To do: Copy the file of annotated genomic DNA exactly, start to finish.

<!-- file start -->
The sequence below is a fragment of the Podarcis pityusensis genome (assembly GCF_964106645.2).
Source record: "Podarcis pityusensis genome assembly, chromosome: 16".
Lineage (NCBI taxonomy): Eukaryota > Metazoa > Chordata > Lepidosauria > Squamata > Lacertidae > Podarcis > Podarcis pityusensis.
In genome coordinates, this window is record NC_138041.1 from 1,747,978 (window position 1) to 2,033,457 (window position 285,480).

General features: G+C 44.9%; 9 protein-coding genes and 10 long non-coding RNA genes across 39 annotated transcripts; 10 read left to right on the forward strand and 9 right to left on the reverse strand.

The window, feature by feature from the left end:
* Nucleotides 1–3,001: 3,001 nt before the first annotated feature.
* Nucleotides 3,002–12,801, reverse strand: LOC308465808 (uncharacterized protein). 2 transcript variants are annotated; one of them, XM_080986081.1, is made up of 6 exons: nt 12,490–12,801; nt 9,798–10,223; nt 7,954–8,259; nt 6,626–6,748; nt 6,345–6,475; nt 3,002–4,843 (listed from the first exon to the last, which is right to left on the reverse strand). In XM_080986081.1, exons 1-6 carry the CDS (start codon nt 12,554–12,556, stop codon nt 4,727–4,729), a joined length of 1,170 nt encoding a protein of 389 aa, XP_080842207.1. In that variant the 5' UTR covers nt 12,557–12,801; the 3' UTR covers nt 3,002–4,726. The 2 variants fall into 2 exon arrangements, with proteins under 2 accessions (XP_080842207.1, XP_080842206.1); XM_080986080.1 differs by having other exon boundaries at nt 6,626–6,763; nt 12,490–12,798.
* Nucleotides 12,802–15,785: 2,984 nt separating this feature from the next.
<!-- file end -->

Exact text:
The sequence below is a fragment of the Podarcis pityusensis genome (assembly GCF_964106645.2).
Source record: "Podarcis pityusensis genome assembly, chromosome: 16".
Lineage (NCBI taxonomy): Eukaryota > Metazoa > Chordata > Lepidosauria > Squamata > Lacertidae > Podarcis > Podarcis pityusensis.
In genome coordinates, this window is record NC_138041.1 from 1,747,978 (window position 1) to 2,033,457 (window position 285,480).

General features: G+C 44.9%; 9 protein-coding genes and 10 long non-coding RNA genes across 39 annotated transcripts; 10 read left to right on the forward strand and 9 right to left on the reverse strand.

The window, feature by feature from the left end:
* Nucleotides 1–3,001: 3,001 nt before the first annotated feature.
* Nucleotides 3,002–12,801, reverse strand: LOC308465808 (uncharacterized protein). 2 transcript variants are annotated; one of them, XM_080986081.1, is made up of 6 exons: nt 12,490–12,801; nt 9,798–10,223; nt 7,954–8,259; nt 6,626–6,748; nt 6,345–6,475; nt 3,002–4,843 (listed from the first exon to the last, which is right to left on the reverse strand). In XM_080986081.1, exons 1-6 carry the CDS (start codon nt 12,554–12,556, stop codon nt 4,727–4,729), a joined length of 1,170 nt encoding a protein of 389 aa, XP_080842207.1. In that variant the 5' UTR covers nt 12,557–12,801; the 3' UTR covers nt 3,002–4,726. The 2 variants fall into 2 exon arrangements, with proteins under 2 accessions (XP_080842207.1, XP_080842206.1); XM_080986080.1 differs by having other exon boundaries at nt 6,626–6,763; nt 12,490–12,798.
* Nucleotides 12,802–15,785: 2,984 nt separating this feature from the next.